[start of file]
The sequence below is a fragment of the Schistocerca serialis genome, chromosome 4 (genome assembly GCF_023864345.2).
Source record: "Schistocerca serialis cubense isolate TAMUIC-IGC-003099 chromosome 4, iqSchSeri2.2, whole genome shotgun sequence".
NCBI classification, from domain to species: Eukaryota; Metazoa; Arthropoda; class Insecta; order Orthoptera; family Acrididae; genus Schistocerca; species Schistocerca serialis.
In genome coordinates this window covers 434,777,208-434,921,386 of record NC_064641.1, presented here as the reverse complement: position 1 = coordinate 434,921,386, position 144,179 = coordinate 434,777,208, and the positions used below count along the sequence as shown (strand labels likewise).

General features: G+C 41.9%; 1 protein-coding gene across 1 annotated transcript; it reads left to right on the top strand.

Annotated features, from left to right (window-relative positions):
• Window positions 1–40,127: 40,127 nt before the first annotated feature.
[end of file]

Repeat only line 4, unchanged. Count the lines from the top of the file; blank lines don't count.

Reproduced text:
In genome coordinates this window covers 434,777,208-434,921,386 of record NC_064641.1, presented here as the reverse complement: position 1 = coordinate 434,921,386, position 144,179 = coordinate 434,777,208, and the positions used below count along the sequence as shown (strand labels likewise).